IEEE EMBS presents

Bioinformatics & Computational Biology

Both computational biology and bioinformatics draw upon many of the same disciplines to derive distinct, but related, information about biological processes. Understanding the functioning of living systems is the realm of the physiologist. Bioengineers working in computational biology might explore, for example, how blood flows through the body or how air flows through the lungs. This “plumbing” can be mathematically modeled to help determine the health of an individual patient.

Computational Biology

Computational biology helps scientists to understand how biological processes work at the macro level. By using computer models, various hypotheses are tested to understand how tissues, organs and, indeed, whole ecosystems function.
Imagine we arrive from another planet and come across an automobile. We want to know how it works but the hood is locked. By stepping on the gas and making various other external measurements, we can come up with a theory as to what is going on under the hood. A similar approach is used in computational biology to derive an understanding of biological processes, the results of which can also help to eliminate the need to “look under the hood,” reducing exploratory surgeries.
How does the retina encode light to create visual perception, for example? By better understanding how specific biological pathways work, bioengineers are working to design a better retinal stimulator to restore vision.


Within the larger field of computational biology, bioinformatics, also known as “computational molecular biology,” focuses on the exploration of biological processes at the molecular level. Sophisticated algorithms are developed to study genes (genomics), gene expression (transcriptomics), proteins (proteomics), lipids (lipidomics), metabolites (metabolomics) and other cell-bound molecules. Dynamic molecular and cellular processes are revealed by mapping, visualizing and recognizing patterns in sequences and expression of DNA and proteins; analyzing protein structures; modeling molecular pathways; and so forth.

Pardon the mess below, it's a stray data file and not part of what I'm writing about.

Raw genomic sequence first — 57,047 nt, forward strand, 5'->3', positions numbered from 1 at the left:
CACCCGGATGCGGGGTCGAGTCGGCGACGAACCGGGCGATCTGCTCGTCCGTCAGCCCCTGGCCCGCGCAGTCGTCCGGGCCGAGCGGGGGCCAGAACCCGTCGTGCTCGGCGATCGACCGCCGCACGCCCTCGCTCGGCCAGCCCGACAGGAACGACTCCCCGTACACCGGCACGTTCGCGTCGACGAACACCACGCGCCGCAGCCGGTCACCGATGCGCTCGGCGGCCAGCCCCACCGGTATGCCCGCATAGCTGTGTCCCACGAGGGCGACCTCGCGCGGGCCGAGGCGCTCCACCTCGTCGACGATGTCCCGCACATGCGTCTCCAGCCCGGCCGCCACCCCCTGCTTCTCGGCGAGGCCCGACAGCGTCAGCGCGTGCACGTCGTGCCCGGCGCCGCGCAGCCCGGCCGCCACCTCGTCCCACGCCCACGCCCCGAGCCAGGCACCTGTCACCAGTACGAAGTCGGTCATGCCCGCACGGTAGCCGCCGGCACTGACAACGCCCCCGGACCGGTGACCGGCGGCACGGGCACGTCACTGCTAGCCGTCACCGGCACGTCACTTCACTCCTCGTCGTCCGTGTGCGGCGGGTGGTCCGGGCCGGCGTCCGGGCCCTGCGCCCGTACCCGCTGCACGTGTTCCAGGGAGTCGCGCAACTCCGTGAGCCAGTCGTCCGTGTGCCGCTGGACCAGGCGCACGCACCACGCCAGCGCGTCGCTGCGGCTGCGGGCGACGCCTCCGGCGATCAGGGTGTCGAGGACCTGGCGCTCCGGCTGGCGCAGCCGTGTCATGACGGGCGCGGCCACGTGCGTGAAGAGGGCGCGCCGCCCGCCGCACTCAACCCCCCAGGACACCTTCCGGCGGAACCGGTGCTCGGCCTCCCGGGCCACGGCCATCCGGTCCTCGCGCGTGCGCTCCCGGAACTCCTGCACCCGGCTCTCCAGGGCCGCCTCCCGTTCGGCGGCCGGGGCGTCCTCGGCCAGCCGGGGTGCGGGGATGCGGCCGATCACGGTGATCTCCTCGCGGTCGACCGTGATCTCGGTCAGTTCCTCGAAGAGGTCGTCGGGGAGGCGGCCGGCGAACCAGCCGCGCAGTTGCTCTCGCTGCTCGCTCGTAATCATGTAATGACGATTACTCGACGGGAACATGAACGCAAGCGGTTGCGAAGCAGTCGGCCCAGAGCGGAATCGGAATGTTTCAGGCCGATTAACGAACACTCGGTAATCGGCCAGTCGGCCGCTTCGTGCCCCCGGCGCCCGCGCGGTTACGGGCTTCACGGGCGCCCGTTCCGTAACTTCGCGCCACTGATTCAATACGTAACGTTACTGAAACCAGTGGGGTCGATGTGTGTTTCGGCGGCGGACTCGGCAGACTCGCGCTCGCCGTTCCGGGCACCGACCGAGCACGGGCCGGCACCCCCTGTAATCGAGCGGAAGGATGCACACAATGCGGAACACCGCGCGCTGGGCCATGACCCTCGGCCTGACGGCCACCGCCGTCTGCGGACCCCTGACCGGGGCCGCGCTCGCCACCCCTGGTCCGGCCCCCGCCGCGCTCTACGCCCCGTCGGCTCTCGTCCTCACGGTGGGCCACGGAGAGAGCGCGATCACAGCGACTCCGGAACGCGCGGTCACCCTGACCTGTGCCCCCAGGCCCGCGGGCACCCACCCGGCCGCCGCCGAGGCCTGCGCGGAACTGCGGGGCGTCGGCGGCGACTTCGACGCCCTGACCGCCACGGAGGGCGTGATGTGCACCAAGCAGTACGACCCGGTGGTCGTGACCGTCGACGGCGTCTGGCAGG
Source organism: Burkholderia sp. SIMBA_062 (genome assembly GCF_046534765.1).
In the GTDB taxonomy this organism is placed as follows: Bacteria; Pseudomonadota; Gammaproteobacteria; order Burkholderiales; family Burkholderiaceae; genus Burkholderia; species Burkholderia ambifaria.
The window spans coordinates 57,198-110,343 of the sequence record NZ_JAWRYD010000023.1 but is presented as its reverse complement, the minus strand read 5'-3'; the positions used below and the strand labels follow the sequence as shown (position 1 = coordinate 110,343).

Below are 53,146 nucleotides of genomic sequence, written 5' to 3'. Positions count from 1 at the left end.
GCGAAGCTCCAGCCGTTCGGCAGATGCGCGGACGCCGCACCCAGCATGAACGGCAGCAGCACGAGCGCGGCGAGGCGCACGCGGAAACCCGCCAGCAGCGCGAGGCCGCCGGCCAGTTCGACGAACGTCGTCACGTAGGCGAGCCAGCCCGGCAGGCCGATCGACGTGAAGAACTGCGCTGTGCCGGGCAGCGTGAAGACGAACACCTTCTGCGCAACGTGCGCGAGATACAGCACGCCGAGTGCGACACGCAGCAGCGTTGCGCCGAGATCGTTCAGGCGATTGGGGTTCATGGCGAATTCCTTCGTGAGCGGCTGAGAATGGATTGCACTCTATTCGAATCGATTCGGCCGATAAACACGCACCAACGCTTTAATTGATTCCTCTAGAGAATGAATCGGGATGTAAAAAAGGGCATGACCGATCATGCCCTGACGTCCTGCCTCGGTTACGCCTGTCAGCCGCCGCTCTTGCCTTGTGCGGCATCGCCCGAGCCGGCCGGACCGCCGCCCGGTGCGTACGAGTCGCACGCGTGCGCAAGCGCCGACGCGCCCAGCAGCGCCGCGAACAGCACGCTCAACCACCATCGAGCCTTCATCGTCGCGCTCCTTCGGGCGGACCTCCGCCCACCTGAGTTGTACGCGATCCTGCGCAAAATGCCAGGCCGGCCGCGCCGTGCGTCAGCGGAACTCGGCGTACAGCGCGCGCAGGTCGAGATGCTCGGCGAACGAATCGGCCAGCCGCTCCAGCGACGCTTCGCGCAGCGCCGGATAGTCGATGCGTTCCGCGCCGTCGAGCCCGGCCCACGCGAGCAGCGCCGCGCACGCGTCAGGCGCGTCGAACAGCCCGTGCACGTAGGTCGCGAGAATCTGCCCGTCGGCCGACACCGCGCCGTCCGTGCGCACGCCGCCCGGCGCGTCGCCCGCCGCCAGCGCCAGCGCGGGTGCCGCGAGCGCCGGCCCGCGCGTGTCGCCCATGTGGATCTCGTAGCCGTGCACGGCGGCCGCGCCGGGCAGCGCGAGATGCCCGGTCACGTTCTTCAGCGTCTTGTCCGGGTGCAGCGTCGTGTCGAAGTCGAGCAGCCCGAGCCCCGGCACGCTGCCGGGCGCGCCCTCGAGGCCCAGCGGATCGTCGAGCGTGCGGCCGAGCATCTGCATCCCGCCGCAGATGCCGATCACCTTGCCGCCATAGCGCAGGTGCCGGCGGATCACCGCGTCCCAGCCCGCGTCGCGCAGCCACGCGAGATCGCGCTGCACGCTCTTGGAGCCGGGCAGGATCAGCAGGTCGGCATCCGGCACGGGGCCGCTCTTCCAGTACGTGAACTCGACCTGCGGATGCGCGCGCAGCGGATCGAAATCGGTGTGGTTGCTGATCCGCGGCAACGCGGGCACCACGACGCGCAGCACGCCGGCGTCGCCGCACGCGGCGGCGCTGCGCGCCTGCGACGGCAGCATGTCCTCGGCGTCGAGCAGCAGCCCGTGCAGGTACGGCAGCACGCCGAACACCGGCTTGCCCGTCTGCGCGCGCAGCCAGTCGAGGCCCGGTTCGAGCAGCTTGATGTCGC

In order to provide a comprehensive look at interrelated cellular activities, both in normal and various disease states, biomedical engineers need to be able to mine and integrate different types of data, such as amino acid sequences and protein structures.
The increasing need to manage and interpret the large volume of data and information gleaned from these activities has increased research efforts in the areas of databases, computational techniques and tools, and complex human-computer interfaces that allow users to archive and retrieve data.
While bioinformatics allows for the exploration of physiology at the micro level, there is still much to understand at the macro level. The Physiome Project represents an international effort to better understand physiology using a computational framework that crosses multiple spatial and temporal scales.
Bioinformatics and computational biology are not to be confused with health informatics, which focuses on the mining of patient data for clinical applications.

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